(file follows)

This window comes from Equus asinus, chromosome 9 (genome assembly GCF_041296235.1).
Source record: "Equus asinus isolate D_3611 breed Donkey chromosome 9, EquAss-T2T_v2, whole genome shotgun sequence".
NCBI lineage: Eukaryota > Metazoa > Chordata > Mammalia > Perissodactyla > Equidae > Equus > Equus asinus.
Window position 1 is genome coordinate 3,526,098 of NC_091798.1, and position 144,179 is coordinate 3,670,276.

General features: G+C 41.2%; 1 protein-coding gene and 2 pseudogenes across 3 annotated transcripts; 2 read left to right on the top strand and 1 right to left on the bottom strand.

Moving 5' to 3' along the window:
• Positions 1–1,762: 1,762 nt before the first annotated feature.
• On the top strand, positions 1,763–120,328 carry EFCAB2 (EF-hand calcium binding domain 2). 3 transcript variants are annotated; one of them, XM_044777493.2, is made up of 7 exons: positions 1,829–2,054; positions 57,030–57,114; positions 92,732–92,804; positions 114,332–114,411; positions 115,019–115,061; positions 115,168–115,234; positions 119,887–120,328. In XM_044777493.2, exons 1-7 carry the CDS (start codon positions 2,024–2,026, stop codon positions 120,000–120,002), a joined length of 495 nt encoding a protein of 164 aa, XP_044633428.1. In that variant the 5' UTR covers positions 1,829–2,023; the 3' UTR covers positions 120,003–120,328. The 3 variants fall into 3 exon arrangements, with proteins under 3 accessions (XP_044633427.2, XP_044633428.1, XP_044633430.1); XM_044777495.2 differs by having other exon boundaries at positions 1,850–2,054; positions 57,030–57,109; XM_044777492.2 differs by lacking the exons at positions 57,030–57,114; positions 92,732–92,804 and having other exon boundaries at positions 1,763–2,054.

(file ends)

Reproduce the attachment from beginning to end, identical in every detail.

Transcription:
This window comes from Equus asinus, chromosome 9 (genome assembly GCF_041296235.1).
Source record: "Equus asinus isolate D_3611 breed Donkey chromosome 9, EquAss-T2T_v2, whole genome shotgun sequence".
NCBI lineage: Eukaryota > Metazoa > Chordata > Mammalia > Perissodactyla > Equidae > Equus > Equus asinus.
Window position 1 is genome coordinate 3,526,098 of NC_091798.1, and position 144,179 is coordinate 3,670,276.

General features: G+C 41.2%; 1 protein-coding gene and 2 pseudogenes across 3 annotated transcripts; 2 read left to right on the top strand and 1 right to left on the bottom strand.

Moving 5' to 3' along the window:
• Positions 1–1,762: 1,762 nt before the first annotated feature.
• On the top strand, positions 1,763–120,328 carry EFCAB2 (EF-hand calcium binding domain 2). 3 transcript variants are annotated; one of them, XM_044777493.2, is made up of 7 exons: positions 1,829–2,054; positions 57,030–57,114; positions 92,732–92,804; positions 114,332–114,411; positions 115,019–115,061; positions 115,168–115,234; positions 119,887–120,328. In XM_044777493.2, exons 1-7 carry the CDS (start codon positions 2,024–2,026, stop codon positions 120,000–120,002), a joined length of 495 nt encoding a protein of 164 aa, XP_044633428.1. In that variant the 5' UTR covers positions 1,829–2,023; the 3' UTR covers positions 120,003–120,328. The 3 variants fall into 3 exon arrangements, with proteins under 3 accessions (XP_044633427.2, XP_044633428.1, XP_044633430.1); XM_044777495.2 differs by having other exon boundaries at positions 1,850–2,054; positions 57,030–57,109; XM_044777492.2 differs by lacking the exons at positions 57,030–57,114; positions 92,732–92,804 and having other exon boundaries at positions 1,763–2,054.